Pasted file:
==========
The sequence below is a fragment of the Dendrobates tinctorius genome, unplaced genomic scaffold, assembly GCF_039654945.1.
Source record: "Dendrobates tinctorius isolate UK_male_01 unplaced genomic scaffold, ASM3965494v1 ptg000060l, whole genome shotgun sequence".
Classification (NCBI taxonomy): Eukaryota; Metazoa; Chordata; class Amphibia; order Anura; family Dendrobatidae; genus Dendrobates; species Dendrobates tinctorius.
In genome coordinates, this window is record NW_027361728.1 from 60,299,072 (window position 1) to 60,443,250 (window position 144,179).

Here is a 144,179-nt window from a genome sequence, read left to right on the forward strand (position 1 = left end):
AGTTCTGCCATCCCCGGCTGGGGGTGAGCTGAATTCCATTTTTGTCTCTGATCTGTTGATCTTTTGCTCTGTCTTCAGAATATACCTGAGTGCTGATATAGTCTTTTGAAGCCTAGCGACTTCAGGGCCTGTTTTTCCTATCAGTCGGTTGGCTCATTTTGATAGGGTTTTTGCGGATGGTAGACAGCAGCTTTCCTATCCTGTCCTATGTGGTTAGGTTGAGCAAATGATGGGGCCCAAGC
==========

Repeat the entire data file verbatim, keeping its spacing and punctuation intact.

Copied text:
The sequence below is a fragment of the Dendrobates tinctorius genome, unplaced genomic scaffold, assembly GCF_039654945.1.
Source record: "Dendrobates tinctorius isolate UK_male_01 unplaced genomic scaffold, ASM3965494v1 ptg000060l, whole genome shotgun sequence".
Classification (NCBI taxonomy): Eukaryota; Metazoa; Chordata; class Amphibia; order Anura; family Dendrobatidae; genus Dendrobates; species Dendrobates tinctorius.
In genome coordinates, this window is record NW_027361728.1 from 60,299,072 (window position 1) to 60,443,250 (window position 144,179).

Here is a 144,179-nt window from a genome sequence, read left to right on the forward strand (position 1 = left end):
AGTTCTGCCATCCCCGGCTGGGGGTGAGCTGAATTCCATTTTTGTCTCTGATCTGTTGATCTTTTGCTCTGTCTTCAGAATATACCTGAGTGCTGATATAGTCTTTTGAAGCCTAGCGACTTCAGGGCCTGTTTTTCCTATCAGTCGGTTGGCTCATTTTGATAGGGTTTTTGCGGATGGTAGACAGCAGCTTTCCTATCCTGTCCTATGTGGTTAGGTTGAGCAAATGATGGGGCCCAAGC